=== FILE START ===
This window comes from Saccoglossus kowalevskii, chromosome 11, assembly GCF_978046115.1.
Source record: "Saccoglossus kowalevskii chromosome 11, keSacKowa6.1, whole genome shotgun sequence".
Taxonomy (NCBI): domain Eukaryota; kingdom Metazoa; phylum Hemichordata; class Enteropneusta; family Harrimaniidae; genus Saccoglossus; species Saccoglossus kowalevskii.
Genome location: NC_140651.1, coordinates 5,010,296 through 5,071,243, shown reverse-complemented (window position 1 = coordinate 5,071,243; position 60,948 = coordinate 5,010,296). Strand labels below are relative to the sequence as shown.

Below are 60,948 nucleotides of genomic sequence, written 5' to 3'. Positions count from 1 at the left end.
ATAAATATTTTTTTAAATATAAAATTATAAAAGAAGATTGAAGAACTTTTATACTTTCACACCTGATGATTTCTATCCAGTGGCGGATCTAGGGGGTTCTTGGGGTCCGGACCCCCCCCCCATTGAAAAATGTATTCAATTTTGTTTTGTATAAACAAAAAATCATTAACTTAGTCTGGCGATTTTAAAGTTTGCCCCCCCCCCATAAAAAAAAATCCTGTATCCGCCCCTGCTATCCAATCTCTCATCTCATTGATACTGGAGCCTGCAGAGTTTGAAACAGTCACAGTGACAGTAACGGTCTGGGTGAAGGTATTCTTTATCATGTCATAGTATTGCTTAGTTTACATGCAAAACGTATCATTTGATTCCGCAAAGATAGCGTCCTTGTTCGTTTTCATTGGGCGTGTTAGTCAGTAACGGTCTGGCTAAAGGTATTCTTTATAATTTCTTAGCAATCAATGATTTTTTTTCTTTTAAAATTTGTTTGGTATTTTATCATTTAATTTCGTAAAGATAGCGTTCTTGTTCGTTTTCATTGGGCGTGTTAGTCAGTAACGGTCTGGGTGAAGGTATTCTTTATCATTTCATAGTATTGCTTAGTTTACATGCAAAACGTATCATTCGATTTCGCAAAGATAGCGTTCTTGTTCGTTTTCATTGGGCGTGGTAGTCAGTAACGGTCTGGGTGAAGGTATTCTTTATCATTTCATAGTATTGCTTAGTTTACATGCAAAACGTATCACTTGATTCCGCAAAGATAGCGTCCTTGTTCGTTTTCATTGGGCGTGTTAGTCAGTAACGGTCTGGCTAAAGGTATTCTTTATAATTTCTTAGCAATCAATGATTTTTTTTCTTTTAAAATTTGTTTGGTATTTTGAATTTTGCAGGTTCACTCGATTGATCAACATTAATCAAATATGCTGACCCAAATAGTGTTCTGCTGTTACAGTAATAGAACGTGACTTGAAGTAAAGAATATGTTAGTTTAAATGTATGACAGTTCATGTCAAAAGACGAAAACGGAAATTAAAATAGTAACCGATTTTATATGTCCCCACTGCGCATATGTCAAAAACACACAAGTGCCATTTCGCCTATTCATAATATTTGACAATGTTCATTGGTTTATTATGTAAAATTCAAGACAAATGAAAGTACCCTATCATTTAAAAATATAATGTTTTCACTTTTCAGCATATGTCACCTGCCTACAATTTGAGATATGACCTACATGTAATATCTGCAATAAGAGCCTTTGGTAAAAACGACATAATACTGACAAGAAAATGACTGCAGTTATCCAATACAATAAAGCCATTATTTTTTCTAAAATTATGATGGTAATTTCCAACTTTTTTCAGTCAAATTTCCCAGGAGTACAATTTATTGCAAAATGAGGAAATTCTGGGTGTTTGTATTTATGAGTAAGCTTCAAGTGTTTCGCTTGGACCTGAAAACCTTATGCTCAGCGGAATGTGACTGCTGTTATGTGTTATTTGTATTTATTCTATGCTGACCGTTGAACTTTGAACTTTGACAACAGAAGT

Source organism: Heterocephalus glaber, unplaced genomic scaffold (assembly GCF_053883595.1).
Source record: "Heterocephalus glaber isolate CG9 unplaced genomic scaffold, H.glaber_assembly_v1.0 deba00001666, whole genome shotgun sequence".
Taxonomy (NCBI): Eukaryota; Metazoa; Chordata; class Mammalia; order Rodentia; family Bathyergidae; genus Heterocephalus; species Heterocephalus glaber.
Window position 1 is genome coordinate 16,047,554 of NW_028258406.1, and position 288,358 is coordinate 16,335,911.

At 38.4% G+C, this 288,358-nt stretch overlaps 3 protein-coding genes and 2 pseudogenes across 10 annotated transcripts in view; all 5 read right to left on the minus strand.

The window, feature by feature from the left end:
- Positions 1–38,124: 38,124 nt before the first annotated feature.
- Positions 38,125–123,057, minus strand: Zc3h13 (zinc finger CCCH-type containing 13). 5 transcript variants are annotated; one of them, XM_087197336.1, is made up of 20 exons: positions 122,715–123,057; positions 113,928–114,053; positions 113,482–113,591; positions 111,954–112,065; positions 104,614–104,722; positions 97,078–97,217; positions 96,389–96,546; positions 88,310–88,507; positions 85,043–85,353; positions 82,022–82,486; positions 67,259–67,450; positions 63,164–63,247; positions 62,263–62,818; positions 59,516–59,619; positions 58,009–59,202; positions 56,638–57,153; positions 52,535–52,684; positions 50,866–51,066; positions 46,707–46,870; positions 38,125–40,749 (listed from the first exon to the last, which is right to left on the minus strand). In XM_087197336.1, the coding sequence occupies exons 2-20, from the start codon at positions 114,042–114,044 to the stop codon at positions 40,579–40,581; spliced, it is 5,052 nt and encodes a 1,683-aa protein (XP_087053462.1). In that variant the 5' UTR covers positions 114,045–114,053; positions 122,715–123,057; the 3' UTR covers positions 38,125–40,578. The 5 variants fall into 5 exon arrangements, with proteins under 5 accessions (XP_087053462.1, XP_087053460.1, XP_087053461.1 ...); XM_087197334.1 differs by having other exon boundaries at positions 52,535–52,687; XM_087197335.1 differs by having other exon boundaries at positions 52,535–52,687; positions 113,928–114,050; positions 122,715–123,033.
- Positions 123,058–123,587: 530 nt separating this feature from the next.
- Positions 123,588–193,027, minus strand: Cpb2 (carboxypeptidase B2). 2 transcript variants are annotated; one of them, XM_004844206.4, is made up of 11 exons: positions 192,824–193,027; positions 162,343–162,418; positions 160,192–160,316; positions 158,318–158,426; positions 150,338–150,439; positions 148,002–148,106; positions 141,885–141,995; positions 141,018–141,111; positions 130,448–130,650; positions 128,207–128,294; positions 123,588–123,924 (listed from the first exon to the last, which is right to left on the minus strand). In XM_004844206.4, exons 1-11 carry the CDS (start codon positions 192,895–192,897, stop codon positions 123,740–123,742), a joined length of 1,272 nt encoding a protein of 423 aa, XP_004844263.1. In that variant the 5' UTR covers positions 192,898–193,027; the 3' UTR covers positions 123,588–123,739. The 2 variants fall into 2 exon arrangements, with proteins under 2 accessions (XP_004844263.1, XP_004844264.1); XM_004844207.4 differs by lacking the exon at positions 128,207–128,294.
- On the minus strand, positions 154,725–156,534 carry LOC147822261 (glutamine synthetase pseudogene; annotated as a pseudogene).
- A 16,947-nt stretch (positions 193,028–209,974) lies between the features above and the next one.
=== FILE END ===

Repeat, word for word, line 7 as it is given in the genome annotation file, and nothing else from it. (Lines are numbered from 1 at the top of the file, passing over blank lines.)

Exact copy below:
Source organism: Heterocephalus glaber, unplaced genomic scaffold (assembly GCF_053883595.1).